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View synonyms for neoclassicism

neoclassicism

[ nee-oh-klas-uh-siz-uhm ]

noun

  1. Often Ne·o·clas·si·cism. Architecture. the trend or movement prevailing in the architecture of Europe, America, and various European colonies at different periods during the late 18th and early 19th centuries, characterized by the introduction and widespread use of Greek orders and decorative motifs, the subordination of detail to simple, strongly geometric overall compositions, the presence of light colors or shades, frequent shallowness of relief in ornamental treatment of façades, and the absence of textural effects.
  2. Sometimes Ne·o·clas·si·cism. stylistic principles that attempt to revive classical Greek or Roman aesthetics or philosophy in art, literature, etc.
  3. Sometimes Ne·o·clas·si·cism. any of various movements of the late 1600s to the mid 1800s in architecture, the arts, literature, etc. that attempted to revive classical Greek or Roman aesthetics or philosophy.


neoclassicism

/ ˌniːəʊˈklæsɪˌsɪzəm /

noun

  1. a late 18th- and early 19th-century style in architecture, decorative art, and fine art, based on the imitation of surviving classical models and types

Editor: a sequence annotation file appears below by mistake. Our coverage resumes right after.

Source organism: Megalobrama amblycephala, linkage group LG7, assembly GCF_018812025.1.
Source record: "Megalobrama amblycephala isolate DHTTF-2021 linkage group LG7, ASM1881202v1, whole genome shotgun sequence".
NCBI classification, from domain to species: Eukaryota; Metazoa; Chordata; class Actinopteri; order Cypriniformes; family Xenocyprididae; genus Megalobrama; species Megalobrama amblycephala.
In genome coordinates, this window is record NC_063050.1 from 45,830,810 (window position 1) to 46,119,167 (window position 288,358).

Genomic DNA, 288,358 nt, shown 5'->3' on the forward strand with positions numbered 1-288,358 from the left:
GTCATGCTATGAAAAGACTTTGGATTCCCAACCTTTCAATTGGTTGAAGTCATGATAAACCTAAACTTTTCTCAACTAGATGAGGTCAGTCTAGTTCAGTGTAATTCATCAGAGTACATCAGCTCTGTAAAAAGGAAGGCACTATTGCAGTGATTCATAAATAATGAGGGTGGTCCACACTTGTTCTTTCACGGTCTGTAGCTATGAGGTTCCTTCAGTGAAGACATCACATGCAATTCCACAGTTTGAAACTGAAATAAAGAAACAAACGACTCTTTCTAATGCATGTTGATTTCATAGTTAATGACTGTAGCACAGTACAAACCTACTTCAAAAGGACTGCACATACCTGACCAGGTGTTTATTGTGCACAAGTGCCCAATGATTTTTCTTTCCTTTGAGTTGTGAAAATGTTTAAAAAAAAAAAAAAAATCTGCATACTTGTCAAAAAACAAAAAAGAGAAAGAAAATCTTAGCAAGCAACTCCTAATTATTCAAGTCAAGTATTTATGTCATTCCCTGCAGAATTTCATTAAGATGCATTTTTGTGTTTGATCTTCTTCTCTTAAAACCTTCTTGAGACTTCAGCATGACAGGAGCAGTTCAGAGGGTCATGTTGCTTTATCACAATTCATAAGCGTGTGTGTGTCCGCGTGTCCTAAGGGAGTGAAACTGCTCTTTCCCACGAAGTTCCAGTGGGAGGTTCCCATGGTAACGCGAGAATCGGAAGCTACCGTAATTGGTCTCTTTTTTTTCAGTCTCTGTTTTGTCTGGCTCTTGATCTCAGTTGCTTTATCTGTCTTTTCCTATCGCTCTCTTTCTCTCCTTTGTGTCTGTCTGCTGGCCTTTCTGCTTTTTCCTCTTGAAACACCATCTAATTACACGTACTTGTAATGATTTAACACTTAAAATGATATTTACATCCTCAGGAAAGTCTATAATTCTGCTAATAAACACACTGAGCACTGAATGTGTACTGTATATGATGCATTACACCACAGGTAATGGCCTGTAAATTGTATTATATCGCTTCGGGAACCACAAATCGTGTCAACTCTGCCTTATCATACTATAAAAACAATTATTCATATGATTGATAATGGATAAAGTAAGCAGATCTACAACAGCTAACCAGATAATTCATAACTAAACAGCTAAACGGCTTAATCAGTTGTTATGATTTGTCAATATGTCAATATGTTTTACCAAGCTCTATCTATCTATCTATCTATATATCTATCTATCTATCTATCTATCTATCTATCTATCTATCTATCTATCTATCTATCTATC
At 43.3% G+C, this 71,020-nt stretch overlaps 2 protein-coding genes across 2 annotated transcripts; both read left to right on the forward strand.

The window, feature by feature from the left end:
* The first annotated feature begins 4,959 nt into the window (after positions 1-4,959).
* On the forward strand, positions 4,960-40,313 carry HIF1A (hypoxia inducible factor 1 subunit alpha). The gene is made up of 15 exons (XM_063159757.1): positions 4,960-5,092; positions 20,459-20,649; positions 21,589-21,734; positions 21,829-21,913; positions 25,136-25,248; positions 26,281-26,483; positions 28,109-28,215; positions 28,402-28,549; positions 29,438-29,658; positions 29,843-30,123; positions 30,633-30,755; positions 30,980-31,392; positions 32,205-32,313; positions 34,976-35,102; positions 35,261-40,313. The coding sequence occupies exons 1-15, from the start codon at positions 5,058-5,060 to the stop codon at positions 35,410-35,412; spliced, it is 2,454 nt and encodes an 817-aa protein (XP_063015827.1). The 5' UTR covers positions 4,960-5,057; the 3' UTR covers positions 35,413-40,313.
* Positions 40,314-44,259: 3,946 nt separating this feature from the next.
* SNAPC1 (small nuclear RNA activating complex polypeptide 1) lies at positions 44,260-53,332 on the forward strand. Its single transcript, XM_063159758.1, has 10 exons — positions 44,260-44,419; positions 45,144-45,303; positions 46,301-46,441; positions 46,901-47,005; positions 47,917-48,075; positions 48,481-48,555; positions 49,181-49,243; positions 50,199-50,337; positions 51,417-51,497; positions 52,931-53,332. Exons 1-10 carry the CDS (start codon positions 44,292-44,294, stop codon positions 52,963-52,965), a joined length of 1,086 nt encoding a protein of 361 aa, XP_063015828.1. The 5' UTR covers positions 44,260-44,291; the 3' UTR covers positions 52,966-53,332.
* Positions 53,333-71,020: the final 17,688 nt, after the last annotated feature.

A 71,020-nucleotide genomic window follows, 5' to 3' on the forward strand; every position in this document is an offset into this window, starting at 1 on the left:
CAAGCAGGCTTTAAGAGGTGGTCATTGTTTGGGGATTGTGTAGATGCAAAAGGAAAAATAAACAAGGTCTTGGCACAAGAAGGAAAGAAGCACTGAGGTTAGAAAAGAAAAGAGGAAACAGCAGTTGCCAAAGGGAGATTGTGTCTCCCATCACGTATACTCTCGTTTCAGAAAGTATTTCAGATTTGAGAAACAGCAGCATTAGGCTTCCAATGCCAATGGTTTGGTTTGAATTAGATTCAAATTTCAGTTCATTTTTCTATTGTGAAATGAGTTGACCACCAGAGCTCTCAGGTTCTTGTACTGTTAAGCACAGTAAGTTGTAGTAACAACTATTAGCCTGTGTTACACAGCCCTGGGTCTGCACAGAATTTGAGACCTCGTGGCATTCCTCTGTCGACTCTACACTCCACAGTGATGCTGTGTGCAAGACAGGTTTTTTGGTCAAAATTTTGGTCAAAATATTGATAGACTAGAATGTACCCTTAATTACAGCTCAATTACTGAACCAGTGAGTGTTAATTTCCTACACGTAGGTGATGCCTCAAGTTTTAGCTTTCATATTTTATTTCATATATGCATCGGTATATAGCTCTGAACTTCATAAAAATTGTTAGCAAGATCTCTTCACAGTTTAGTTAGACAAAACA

2. music a movement of the 1920s, involving Hindemith, Stravinsky, etc, that sought to avoid the emotionalism of late romantic music by reviving the use of counterpoint, forms such as the classical suite, and small instrumental ensembles


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Derived Forms

  • ˌneoˈclassicist, noun

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Word History and Origins

Origin of neoclassicism1

First recorded in 1890–95; neo- + classicism

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Example Sentences

The next gallery offers rose-tinted portraits and a marked, pre-Cubism dalliance with neoclassicism.

In attempting to express this, Trapp is in touch with what is best in neoclassicism.

He stopped the car to stare thoughtfully at the little park behind the grimy monument to Neoclassicism.

Puritanism, classicism, and neoclassicism were all important influences.

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neoclassicalneocolonialism